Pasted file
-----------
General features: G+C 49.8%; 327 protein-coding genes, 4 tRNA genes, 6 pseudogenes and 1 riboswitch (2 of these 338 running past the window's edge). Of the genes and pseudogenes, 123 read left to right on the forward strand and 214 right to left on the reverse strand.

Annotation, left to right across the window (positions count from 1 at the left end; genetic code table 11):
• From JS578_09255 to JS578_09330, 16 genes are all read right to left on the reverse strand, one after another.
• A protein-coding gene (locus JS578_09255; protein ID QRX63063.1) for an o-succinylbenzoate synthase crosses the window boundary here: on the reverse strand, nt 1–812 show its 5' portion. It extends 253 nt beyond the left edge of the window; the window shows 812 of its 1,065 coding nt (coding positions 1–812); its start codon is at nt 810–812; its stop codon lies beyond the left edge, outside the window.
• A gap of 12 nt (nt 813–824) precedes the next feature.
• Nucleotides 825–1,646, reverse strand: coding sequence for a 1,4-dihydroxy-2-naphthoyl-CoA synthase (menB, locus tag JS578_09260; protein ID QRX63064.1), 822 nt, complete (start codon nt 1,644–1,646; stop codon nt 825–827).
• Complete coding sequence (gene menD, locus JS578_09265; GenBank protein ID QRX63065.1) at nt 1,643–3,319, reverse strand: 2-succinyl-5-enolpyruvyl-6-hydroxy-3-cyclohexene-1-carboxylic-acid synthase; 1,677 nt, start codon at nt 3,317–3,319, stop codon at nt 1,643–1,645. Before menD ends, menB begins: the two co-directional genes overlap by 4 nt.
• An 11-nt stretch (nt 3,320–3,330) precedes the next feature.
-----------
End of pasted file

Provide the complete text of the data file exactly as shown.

General features: G+C 49.8%; 327 protein-coding genes, 4 tRNA genes, 6 pseudogenes and 1 riboswitch (2 of these 338 running past the window's edge). Of the genes and pseudogenes, 123 read left to right on the forward strand and 214 right to left on the reverse strand.

Annotation, left to right across the window (positions count from 1 at the left end; genetic code table 11):
• From JS578_09255 to JS578_09330, 16 genes are all read right to left on the reverse strand, one after another.
• A protein-coding gene (locus JS578_09255; protein ID QRX63063.1) for an o-succinylbenzoate synthase crosses the window boundary here: on the reverse strand, nt 1–812 show its 5' portion. It extends 253 nt beyond the left edge of the window; the window shows 812 of its 1,065 coding nt (coding positions 1–812); its start codon is at nt 810–812; its stop codon lies beyond the left edge, outside the window.
• A gap of 12 nt (nt 813–824) precedes the next feature.
• Nucleotides 825–1,646, reverse strand: coding sequence for a 1,4-dihydroxy-2-naphthoyl-CoA synthase (menB, locus tag JS578_09260; protein ID QRX63064.1), 822 nt, complete (start codon nt 1,644–1,646; stop codon nt 825–827).
• Complete coding sequence (gene menD, locus JS578_09265; GenBank protein ID QRX63065.1) at nt 1,643–3,319, reverse strand: 2-succinyl-5-enolpyruvyl-6-hydroxy-3-cyclohexene-1-carboxylic-acid synthase; 1,677 nt, start codon at nt 3,317–3,319, stop codon at nt 1,643–1,645. Before menD ends, menB begins: the two co-directional genes overlap by 4 nt.
• An 11-nt stretch (nt 3,320–3,330) precedes the next feature.